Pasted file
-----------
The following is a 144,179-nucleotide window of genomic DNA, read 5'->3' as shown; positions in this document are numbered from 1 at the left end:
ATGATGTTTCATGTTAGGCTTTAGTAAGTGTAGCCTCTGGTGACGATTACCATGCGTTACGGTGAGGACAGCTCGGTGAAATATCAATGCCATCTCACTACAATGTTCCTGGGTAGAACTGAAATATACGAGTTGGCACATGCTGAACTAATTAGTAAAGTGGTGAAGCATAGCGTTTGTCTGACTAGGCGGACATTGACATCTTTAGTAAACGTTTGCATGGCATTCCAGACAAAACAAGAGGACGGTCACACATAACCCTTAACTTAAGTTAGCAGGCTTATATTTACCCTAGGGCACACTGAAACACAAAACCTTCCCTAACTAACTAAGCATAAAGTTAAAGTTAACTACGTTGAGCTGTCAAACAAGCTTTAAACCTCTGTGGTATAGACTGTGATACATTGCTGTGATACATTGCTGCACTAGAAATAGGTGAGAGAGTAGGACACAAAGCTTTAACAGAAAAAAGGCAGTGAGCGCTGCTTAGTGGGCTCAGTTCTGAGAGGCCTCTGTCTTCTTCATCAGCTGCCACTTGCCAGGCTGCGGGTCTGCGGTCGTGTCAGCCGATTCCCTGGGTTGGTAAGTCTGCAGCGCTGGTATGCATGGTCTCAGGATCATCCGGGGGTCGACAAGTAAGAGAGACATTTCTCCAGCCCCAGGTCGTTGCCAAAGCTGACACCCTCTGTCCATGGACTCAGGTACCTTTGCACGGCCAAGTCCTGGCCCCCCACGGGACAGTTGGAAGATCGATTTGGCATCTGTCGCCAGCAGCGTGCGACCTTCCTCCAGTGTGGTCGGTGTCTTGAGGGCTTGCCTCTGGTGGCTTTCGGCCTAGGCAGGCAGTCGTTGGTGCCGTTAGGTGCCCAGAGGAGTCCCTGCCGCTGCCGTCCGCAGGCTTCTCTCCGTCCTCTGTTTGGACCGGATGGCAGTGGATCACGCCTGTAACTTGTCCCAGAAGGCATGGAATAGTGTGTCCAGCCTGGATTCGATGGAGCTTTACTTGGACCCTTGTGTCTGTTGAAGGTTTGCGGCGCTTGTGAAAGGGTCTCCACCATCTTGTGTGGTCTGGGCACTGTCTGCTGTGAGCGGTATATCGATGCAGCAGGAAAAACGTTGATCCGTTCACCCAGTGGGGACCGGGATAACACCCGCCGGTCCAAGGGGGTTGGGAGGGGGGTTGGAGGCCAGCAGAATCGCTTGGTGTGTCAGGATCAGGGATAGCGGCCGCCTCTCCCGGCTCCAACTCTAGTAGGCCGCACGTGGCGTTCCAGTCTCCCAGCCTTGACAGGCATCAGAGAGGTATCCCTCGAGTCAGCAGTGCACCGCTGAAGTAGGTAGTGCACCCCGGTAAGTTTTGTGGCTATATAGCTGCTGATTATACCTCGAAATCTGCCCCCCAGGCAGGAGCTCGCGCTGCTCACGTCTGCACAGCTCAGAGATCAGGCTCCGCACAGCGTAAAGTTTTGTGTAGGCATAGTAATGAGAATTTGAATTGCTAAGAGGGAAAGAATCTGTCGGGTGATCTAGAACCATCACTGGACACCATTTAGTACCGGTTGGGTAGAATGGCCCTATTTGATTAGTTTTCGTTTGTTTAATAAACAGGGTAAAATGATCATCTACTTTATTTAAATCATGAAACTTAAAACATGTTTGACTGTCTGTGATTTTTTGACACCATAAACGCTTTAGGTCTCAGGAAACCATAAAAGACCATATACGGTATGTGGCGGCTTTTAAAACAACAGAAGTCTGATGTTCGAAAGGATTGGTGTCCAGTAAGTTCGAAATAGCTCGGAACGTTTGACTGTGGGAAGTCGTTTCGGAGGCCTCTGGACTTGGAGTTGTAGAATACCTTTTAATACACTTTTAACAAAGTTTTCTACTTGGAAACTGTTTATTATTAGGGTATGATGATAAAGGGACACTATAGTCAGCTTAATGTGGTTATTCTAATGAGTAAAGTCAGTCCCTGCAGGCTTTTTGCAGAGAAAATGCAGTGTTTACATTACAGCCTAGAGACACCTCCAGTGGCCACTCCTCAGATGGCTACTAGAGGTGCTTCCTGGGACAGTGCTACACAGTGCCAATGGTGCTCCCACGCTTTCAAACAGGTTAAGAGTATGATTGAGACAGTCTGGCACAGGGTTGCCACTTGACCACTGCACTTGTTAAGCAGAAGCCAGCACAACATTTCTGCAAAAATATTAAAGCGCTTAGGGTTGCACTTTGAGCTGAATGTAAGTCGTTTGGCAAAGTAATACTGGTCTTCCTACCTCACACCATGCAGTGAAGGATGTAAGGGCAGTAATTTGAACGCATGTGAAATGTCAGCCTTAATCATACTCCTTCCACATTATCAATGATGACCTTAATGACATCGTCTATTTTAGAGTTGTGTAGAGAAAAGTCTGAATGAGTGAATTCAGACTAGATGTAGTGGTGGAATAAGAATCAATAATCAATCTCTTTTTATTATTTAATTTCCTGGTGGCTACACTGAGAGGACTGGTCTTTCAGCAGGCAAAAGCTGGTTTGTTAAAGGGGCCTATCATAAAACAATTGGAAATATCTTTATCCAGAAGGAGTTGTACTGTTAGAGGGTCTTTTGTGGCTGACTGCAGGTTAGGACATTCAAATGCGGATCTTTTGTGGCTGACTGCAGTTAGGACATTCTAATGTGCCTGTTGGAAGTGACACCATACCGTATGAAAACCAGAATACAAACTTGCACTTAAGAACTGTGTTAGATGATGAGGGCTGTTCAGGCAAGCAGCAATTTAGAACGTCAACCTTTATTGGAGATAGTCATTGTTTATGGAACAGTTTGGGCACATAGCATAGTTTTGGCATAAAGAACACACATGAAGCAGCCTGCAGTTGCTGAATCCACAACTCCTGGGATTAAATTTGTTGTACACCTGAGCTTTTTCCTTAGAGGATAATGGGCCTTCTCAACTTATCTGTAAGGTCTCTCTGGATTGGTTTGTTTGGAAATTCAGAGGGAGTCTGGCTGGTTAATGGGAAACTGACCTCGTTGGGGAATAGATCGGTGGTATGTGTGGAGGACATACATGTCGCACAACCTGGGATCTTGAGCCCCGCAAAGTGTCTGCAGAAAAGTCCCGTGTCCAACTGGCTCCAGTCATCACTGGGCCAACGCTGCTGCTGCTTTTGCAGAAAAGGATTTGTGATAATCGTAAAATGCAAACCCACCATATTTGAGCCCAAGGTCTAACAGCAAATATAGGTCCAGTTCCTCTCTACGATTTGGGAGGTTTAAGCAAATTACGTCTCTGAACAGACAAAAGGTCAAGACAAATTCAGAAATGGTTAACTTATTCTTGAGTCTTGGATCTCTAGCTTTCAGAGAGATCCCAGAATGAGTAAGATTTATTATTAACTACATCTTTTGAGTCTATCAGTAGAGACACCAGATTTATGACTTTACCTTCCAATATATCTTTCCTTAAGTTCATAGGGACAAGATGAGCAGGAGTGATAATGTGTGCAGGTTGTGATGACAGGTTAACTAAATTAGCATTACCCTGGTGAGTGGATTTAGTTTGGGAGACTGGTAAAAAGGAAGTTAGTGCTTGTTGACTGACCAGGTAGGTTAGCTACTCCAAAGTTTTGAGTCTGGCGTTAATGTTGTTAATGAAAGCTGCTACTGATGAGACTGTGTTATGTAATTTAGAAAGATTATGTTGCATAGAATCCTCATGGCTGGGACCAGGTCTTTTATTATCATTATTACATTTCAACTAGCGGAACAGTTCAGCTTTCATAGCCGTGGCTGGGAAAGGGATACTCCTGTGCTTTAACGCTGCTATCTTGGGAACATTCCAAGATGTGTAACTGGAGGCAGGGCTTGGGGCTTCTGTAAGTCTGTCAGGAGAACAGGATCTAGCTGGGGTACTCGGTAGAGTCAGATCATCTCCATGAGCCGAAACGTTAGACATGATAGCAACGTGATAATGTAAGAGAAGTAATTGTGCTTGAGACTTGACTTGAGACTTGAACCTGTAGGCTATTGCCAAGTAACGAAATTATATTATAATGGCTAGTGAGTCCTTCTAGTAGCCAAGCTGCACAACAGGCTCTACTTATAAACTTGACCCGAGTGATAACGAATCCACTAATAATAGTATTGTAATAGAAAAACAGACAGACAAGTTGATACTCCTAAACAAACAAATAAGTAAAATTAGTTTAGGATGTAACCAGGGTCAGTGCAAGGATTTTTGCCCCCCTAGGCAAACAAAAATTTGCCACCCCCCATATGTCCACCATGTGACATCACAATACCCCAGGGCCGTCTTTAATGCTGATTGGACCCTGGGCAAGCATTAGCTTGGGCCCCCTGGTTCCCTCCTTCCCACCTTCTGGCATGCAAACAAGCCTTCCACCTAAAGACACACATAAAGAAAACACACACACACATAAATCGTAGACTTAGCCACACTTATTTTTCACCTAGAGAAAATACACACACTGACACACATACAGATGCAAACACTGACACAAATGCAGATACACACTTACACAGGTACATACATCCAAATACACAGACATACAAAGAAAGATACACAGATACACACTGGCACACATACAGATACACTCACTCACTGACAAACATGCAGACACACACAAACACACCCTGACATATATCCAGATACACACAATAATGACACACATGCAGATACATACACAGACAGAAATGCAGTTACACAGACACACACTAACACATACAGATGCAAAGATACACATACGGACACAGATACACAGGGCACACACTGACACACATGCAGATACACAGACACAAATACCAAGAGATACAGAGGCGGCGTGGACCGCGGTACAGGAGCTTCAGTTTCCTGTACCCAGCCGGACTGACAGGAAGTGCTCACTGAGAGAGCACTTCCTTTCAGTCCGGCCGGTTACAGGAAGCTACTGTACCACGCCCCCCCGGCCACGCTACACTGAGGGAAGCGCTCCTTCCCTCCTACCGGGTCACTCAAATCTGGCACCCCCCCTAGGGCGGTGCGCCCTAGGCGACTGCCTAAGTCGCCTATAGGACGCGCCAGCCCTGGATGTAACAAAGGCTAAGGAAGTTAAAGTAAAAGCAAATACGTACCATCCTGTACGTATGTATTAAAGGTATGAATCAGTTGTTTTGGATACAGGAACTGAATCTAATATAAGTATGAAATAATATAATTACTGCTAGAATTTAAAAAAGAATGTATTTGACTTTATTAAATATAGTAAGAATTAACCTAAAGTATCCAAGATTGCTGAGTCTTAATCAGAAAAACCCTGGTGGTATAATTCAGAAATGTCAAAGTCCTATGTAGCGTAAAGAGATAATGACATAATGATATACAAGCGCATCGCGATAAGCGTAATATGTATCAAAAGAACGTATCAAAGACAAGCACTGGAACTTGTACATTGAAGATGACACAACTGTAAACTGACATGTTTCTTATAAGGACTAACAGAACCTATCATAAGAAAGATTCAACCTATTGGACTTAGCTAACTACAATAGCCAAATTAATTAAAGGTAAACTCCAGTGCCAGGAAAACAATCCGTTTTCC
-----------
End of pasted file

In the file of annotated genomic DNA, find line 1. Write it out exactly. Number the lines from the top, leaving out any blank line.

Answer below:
The following is a 144,179-nucleotide window of genomic DNA, read 5'->3' as shown; positions in this document are numbered from 1 at the left end: